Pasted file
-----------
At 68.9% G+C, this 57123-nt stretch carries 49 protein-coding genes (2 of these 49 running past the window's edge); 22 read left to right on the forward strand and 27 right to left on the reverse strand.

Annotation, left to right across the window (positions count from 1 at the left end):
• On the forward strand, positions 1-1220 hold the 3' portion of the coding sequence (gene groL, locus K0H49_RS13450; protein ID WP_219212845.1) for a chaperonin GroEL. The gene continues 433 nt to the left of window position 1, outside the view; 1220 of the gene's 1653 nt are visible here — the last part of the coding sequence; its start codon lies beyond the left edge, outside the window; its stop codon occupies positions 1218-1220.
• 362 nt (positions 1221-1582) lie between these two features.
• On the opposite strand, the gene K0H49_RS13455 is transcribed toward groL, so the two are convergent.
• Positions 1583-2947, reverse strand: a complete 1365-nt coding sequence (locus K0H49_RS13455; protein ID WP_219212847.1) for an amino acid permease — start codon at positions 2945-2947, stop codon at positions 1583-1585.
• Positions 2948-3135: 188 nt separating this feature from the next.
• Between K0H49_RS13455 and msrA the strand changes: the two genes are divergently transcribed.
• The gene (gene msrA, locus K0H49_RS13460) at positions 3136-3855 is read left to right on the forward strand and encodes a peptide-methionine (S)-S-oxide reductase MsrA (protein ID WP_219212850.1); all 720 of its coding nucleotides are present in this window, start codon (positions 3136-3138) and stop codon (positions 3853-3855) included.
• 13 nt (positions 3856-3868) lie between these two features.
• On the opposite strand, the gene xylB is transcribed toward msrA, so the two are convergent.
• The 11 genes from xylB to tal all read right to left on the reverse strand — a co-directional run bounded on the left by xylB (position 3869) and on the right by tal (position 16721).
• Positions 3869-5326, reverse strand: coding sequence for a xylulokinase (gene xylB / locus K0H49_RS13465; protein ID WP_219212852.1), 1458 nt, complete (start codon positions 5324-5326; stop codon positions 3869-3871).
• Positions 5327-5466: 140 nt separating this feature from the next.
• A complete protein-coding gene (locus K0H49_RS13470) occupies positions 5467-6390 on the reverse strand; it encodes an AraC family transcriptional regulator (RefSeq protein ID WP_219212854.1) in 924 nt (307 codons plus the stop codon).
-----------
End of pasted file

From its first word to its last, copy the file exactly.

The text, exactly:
At 68.9% G+C, this 57123-nt stretch carries 49 protein-coding genes (2 of these 49 running past the window's edge); 22 read left to right on the forward strand and 27 right to left on the reverse strand.

Annotation, left to right across the window (positions count from 1 at the left end):
• On the forward strand, positions 1-1220 hold the 3' portion of the coding sequence (gene groL, locus K0H49_RS13450; protein ID WP_219212845.1) for a chaperonin GroEL. The gene continues 433 nt to the left of window position 1, outside the view; 1220 of the gene's 1653 nt are visible here — the last part of the coding sequence; its start codon lies beyond the left edge, outside the window; its stop codon occupies positions 1218-1220.
• 362 nt (positions 1221-1582) lie between these two features.
• On the opposite strand, the gene K0H49_RS13455 is transcribed toward groL, so the two are convergent.
• Positions 1583-2947, reverse strand: a complete 1365-nt coding sequence (locus K0H49_RS13455; protein ID WP_219212847.1) for an amino acid permease — start codon at positions 2945-2947, stop codon at positions 1583-1585.
• Positions 2948-3135: 188 nt separating this feature from the next.
• Between K0H49_RS13455 and msrA the strand changes: the two genes are divergently transcribed.
• The gene (gene msrA, locus K0H49_RS13460) at positions 3136-3855 is read left to right on the forward strand and encodes a peptide-methionine (S)-S-oxide reductase MsrA (protein ID WP_219212850.1); all 720 of its coding nucleotides are present in this window, start codon (positions 3136-3138) and stop codon (positions 3853-3855) included.
• 13 nt (positions 3856-3868) lie between these two features.
• On the opposite strand, the gene xylB is transcribed toward msrA, so the two are convergent.
• The 11 genes from xylB to tal all read right to left on the reverse strand — a co-directional run bounded on the left by xylB (position 3869) and on the right by tal (position 16721).
• Positions 3869-5326, reverse strand: coding sequence for a xylulokinase (gene xylB / locus K0H49_RS13465; protein ID WP_219212852.1), 1458 nt, complete (start codon positions 5324-5326; stop codon positions 3869-3871).
• Positions 5327-5466: 140 nt separating this feature from the next.
• A complete protein-coding gene (locus K0H49_RS13470) occupies positions 5467-6390 on the reverse strand; it encodes an AraC family transcriptional regulator (RefSeq protein ID WP_219212854.1) in 924 nt (307 codons plus the stop codon).